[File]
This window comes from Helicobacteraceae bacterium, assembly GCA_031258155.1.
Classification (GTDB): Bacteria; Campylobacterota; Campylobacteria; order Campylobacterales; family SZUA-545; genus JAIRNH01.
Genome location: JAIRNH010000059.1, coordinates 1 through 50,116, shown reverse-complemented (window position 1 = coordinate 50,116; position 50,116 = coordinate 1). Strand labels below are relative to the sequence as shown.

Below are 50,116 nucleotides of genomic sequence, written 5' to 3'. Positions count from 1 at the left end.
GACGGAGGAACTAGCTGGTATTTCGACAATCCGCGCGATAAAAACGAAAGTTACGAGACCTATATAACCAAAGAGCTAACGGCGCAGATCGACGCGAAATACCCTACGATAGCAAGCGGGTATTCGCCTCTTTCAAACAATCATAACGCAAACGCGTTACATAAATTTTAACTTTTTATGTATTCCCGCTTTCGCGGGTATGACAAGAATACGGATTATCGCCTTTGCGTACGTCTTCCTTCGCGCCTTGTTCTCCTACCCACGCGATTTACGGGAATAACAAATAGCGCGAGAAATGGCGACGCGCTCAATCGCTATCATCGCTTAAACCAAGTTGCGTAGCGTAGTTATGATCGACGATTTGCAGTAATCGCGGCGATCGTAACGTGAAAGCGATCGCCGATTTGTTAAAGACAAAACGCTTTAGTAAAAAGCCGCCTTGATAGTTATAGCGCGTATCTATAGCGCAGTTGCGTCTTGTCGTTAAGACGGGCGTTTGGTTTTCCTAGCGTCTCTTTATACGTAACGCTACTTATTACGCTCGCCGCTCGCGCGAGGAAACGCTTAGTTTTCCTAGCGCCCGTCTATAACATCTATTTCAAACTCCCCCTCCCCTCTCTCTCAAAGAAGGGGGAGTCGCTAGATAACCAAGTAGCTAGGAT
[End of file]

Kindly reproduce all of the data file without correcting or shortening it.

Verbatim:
This window comes from Helicobacteraceae bacterium, assembly GCA_031258155.1.
Classification (GTDB): Bacteria; Campylobacterota; Campylobacteria; order Campylobacterales; family SZUA-545; genus JAIRNH01.
Genome location: JAIRNH010000059.1, coordinates 1 through 50,116, shown reverse-complemented (window position 1 = coordinate 50,116; position 50,116 = coordinate 1). Strand labels below are relative to the sequence as shown.

Below are 50,116 nucleotides of genomic sequence, written 5' to 3'. Positions count from 1 at the left end.
GACGGAGGAACTAGCTGGTATTTCGACAATCCGCGCGATAAAAACGAAAGTTACGAGACCTATATAACCAAAGAGCTAACGGCGCAGATCGACGCGAAATACCCTACGATAGCAAGCGGGTATTCGCCTCTTTCAAACAATCATAACGCAAACGCGTTACATAAATTTTAACTTTTTATGTATTCCCGCTTTCGCGGGTATGACAAGAATACGGATTATCGCCTTTGCGTACGTCTTCCTTCGCGCCTTGTTCTCCTACCCACGCGATTTACGGGAATAACAAATAGCGCGAGAAATGGCGACGCGCTCAATCGCTATCATCGCTTAAACCAAGTTGCGTAGCGTAGTTATGATCGACGATTTGCAGTAATCGCGGCGATCGTAACGTGAAAGCGATCGCCGATTTGTTAAAGACAAAACGCTTTAGTAAAAAGCCGCCTTGATAGTTATAGCGCGTATCTATAGCGCAGTTGCGTCTTGTCGTTAAGACGGGCGTTTGGTTTTCCTAGCGTCTCTTTATACGTAACGCTACTTATTACGCTCGCCGCTCGCGCGAGGAAACGCTTAGTTTTCCTAGCGCCCGTCTATAACATCTATTTCAAACTCCCCCTCCCCTCTCTCTCAAAGAAGGGGGAGTCGCTAGATAACCAAGTAGCTAGGAT